Speed and efficiency is critical, since billions of pictures and videos need to be accessed in the blink of an eye, any time. We don’t even think about the cloud technology that goes into Instagram’s service, nor do we wonder how Instagram staff migrated 20 billion of our pictures while the service was still live.


The BBC is more than just a national broadcaster. It’s also an innovator in the digital space. Its iPlayer product is undoubtedly a world leader in streaming technology, and the service gained more ground when it was migrated to a public cloud platform.

Prior to the migration, it took the BBC’s iPlayer team around 9 hours to put a video online. This was mostly due to the vast amount of rendering and processing power required. Since the cloud migration, this delay has been slashed to around 15 minutes.

iPlayer copes with millions of requests every day, and it makes content available to hundreds of different devices, all with slightly different specs. The cloud migration allowed the team to deliver content in a more flexible way and cope more effectively with periods of high demand. Phil Cluff, team lead at BBC Media Services, estimated in 2014 that the new cloud version would last at least 10 years before it needed to be changed.


Some websites disrupt their peer group, while some disrupt an entire industry. Airbnb is a holiday home rental site that offers peer-to-peer renting and vacations, and it relies on cloud computing to keep its site ticking over.

Airbnb uses RDS, a database technology that allows them to avoid bottlenecks in the cloud. It has allowed Airbnb to keep up with its own rapid growth, and to cope with the huge amounts of content generated by property owners in their listings. With an emphasis on big, beautiful photos and lots of holiday home details, the company needed a way to ensure it had a flexible solution that did not break the bank.

Cloud computing scales beautifully and inexpensively, even for very large websites like Airbnb. On a smaller scale, it can be useful for small businesses looking to increase and flex computing capacity, week by week.

Realise Your Potential

Could your business be more elastic, more responsive or more efficient? While you may not need cloud computing on a massive scale, our hosted products could make a significant impact on your business’ performance. Contact Cloud4 today and take your first step to a more profitable, efficient future.

Are tablets killing the desktop PC?

IDesktop PC for businessesn the second quarter of 2013, PC shipments suffered a drop in shipment by 10.9%, selling only 76 million units. This slump was caused by the increase of inexpensive android tablets, which provide everything that many PC users need in a cheaper, lighter and smaller form factor. Continue reading Are tablets killing the desktop PC?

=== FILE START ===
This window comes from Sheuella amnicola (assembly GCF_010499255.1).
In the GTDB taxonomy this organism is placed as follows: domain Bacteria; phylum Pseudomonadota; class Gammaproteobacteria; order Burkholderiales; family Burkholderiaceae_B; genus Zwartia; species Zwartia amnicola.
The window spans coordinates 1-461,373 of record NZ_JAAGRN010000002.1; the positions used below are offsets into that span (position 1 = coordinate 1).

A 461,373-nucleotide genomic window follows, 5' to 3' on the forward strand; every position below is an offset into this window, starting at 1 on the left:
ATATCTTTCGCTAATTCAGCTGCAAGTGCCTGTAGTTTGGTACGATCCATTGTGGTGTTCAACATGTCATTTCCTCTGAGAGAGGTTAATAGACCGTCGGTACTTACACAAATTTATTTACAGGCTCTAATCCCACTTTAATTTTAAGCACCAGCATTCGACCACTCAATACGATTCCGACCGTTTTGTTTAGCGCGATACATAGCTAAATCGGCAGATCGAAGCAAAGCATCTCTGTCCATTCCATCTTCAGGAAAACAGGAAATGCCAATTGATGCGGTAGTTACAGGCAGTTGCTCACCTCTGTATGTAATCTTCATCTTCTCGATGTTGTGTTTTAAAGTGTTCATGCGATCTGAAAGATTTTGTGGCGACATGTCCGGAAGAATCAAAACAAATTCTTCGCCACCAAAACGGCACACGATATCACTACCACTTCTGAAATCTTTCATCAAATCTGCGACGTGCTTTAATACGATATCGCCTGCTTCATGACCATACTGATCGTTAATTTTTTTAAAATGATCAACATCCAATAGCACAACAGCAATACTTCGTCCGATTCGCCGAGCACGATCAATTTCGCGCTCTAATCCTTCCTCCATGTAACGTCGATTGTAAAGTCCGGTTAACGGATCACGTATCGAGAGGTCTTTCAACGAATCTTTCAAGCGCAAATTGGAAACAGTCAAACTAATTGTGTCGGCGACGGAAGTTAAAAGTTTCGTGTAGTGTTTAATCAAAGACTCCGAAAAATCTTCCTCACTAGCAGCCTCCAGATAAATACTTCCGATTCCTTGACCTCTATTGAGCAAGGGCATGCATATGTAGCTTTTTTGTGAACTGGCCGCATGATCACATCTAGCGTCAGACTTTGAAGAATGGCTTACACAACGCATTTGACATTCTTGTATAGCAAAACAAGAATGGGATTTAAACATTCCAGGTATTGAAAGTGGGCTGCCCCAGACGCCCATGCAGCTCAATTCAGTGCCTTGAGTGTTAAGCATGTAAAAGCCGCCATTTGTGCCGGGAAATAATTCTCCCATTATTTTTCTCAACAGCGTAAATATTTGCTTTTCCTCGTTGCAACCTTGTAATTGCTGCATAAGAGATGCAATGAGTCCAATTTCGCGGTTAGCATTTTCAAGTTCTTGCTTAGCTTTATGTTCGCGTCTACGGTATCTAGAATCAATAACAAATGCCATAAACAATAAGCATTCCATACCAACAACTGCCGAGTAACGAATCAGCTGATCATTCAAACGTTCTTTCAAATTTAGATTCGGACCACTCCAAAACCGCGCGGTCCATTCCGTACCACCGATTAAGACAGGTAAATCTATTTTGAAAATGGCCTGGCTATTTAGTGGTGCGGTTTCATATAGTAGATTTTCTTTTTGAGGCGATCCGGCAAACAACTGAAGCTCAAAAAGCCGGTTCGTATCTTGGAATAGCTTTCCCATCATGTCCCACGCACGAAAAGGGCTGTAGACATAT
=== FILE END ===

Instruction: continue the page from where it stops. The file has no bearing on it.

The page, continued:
There’s an app for that! – Or maybe there’s not.

mobile business apps for productivity

In a televised advertisement for the Apple iPhone 3G, the famous trademarked quote “There’s an app for that” was said to describe the library of the Apple App Store. This sparked the beginning of the App wars between Apple’s iOS, Google’s Android and Microsoft’s Windows Phone Store.

Google beat Apple at their own game. While Apple’s staple quote might suggest that they hold the most amount of apps, Google’s Play Continue reading There’s an app for that! – Or maybe there’s not.

Say what? My employees are not productive enough?

Hard work in progress, paperwork piles aroundAs of the 30th of June, any employee with over 6 months of service has the right to request flexible work hours. It’s predicted that this will cause a major surge through July, why? It is expected that a quarter of the population will put in requests to work remotely. Continue reading Say what? My employees are not productive enough?

Cloud4 Computers at Leigh Business Expo 2014

Leigh Business Expo 2014 logoOn Friday the 11th of July, Cloud4 Computers will be attending the first dedicated Leigh Business Expo among 50 other local businesses. The event is being held at Leigh Sports Stadium between 8:30am to 3:00pm and, what’s more, is that it’s completely free to attend. Continue reading Cloud4 Computers at Leigh Business Expo 2014

Ever wondered what’s the best broadband for your business?

Closeup of a TFT screen with www adress being typed.If you’ve ever shopped around for a good broadband deal for your house then you might have come across “Business Broadband” packages from various internet service providers (ISP’s). But what is a business broadband package and why should your business choose it over regular broadband?

Continue reading Ever wondered what’s the best broadband for your business?

Why Your Business Will Benefit From Sharepoint 2013?

SharePoint is an intranet collaboration tool, developed by Microsoft, which can greatly increase business efficiency and productivity. For a web-only application, there are an unprecedented amount of features which can be added to your business SharePoint site to help you with your busy business day.

Continue reading Why Your Business Will Benefit From Sharepoint 2013?